In today’s regulated healthcare environments, time and money are often in short supply, and are closely monitored. The Healthcare Financial Management Association reported that in a recent study, fixed and movable equipment such as hospital beds, imaging equipment, sterilizers and surgical equipment, accounted for between 41 and 57 percent of hospital spending.
This is a significant chunk of a healthcare provider’s budget, so the decision to purchase durable medical equipment is not taken lightly. Purchases must be justified and rationalized, and all foreseeable related costs factored in. In addition, the ROI, even if not direct and in dollars, must be in benefits to the facility, such as an improvement in quality, safety or productivity.
For these reasons, it’s important to evaluate more than just pricing when purchasing expensive equipment. This is a story about the value of professional relationships – those that can save an organization time, effort, aggravation, and money, and those that do the opposite. In our case, we experienced both. In the process, we learned about some important factors that contribute to the true total cost of ownership.
Willis-Knighton Medical Center in Shreveport, Louisiana, is one of four hospitals in the Willis-Knighton Health System. The System serves the northwest Louisiana and bordering Arkansas and Texas region, and provides the entire continuum of patient care, with hospitals, a retirement community, and a full range of health and support services.
In 2010 we needed to replace our low-temperature liquid sterile processing systems in order to comply with new FDA requirements. We replaced them with a different type of system using a hydrogen peroxide gas plasma process. Although our department’s existing low-temperature systems, steam sterilizers and ethylene oxide (EO) sterilizers were all from one manufacturer with whom we had a longstanding relationship, Willis-Knighton decided to go with a different manufacturer.
The technology, warranty and pricing were deemed to be the best choice at the time, and the new systems held the promise of being able to reprocess a majority of our current inventory of heat-sensitive reusable medical devices. Two different models were purchased, 16 units in all, to provide validated processing of as many different devices as possible, and to meet capacity and productivity needs for all hospital departments. Each system included a one-year warranty, with any service after the warranty period subject to time and materials charges by the original equipment manufacturer (OEM).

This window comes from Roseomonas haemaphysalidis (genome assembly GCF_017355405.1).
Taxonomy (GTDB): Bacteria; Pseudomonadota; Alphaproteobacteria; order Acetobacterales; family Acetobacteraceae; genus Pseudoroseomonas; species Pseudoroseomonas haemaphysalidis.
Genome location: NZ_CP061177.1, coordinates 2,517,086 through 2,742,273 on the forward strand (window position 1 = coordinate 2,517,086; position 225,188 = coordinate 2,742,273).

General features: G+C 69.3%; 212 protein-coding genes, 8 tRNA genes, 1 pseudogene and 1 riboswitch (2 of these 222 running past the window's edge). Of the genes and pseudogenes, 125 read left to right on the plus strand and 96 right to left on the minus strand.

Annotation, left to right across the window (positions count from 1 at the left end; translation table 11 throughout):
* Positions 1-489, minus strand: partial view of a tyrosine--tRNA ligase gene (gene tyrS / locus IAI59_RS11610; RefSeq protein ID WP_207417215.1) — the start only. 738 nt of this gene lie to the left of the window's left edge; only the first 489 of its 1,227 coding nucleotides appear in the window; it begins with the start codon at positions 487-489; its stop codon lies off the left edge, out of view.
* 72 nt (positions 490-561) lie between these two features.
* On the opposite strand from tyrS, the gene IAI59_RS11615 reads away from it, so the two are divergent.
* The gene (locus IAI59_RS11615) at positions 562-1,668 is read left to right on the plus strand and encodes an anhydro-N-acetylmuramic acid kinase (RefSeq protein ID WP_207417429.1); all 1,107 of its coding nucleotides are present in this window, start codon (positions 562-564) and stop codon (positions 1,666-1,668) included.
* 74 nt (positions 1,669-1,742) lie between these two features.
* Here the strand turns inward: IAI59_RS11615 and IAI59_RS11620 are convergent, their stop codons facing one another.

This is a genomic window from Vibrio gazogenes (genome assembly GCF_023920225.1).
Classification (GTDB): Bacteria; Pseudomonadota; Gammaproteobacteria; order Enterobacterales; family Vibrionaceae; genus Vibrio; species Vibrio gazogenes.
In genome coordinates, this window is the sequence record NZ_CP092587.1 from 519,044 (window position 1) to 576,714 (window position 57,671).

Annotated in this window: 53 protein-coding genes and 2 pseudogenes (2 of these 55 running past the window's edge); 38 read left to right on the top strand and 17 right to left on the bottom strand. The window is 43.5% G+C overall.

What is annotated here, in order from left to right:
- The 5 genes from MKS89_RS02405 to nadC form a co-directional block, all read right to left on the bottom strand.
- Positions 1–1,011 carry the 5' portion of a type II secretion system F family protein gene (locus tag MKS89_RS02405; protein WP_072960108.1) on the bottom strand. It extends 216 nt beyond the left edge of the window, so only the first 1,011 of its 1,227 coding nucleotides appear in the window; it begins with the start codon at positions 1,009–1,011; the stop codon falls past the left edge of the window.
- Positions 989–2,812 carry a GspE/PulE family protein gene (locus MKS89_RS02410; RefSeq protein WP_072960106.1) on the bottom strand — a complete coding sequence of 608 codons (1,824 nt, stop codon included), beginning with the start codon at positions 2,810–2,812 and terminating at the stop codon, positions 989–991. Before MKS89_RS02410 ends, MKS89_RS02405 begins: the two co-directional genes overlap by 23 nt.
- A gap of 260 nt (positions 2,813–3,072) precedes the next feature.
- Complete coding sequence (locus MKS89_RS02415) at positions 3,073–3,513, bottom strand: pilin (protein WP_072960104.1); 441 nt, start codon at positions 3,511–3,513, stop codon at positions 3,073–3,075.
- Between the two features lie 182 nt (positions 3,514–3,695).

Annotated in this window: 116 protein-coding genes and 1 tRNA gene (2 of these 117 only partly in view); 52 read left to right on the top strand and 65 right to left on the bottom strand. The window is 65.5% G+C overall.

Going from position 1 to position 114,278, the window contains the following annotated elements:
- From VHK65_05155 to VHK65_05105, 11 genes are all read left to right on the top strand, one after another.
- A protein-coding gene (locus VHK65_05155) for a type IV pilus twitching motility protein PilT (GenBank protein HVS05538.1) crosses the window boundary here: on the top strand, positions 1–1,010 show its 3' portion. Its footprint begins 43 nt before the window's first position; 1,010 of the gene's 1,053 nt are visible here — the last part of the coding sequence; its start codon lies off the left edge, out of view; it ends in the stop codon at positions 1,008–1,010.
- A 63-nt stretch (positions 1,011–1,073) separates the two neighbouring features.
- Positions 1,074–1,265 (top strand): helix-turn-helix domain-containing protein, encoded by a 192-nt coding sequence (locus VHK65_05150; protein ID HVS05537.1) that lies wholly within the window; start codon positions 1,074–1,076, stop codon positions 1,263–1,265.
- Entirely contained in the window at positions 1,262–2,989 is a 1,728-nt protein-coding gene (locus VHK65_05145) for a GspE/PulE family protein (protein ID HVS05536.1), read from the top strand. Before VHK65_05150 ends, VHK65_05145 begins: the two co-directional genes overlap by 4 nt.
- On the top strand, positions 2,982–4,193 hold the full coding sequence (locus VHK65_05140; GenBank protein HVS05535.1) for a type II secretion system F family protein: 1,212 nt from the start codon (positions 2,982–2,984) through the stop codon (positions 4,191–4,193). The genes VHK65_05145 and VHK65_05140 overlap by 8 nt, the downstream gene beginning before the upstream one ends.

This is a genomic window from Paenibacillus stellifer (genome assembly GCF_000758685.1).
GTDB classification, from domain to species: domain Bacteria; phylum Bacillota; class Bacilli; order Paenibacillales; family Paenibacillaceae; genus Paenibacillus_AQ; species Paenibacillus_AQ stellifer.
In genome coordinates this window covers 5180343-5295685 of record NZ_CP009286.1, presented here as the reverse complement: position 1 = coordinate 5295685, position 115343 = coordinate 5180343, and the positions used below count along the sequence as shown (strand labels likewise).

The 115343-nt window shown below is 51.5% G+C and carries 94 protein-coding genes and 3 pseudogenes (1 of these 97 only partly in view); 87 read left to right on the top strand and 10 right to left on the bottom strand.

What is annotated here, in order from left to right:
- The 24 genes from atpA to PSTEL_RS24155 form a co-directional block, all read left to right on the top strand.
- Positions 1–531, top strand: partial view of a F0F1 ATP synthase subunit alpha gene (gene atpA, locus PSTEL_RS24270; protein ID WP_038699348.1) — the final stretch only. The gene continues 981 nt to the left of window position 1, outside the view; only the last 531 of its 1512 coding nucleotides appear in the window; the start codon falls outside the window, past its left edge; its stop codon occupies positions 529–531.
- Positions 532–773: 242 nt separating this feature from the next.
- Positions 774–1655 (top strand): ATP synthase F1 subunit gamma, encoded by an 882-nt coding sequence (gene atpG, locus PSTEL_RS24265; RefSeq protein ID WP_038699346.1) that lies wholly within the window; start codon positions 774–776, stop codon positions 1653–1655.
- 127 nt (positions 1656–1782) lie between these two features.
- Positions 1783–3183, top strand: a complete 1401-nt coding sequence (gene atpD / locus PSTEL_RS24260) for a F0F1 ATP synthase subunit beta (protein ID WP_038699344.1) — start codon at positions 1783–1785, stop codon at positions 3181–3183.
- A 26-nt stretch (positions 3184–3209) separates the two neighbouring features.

Expectations not realized
After 20 months using these new gas plasma sterilizers, the reprocessing departments and biomed professionals who dealt with them daily were unhappy. The systems’ high sensitivity to moisture, which caused a significant number of cycle aborts and required repeating cycles, was impacting productivity. When the units were down and servicing was required, there were long wait times for OEM-provided service on the machines because there was no nearby service representative. This extensive downtime was causing issues that we could not address in-house. Ironically, at that same time we were
maintaining our older steam and EO sterilizers (which are between 12 and 20 years old- significantly longer than their expected life!) ourselves, with training, parts and occasional help from ou longstanding OEM.
Research and results
As a result of these issues, the biomed team sought a better solution. We researched and evaluated a new vaporized hydrogen peroxide (VHP) technology that was available from the OEM of our other existing systems. The evaluation included conducting a side-by- side trial with both systems, which revealed a significant difference in aborts due to excess moisture.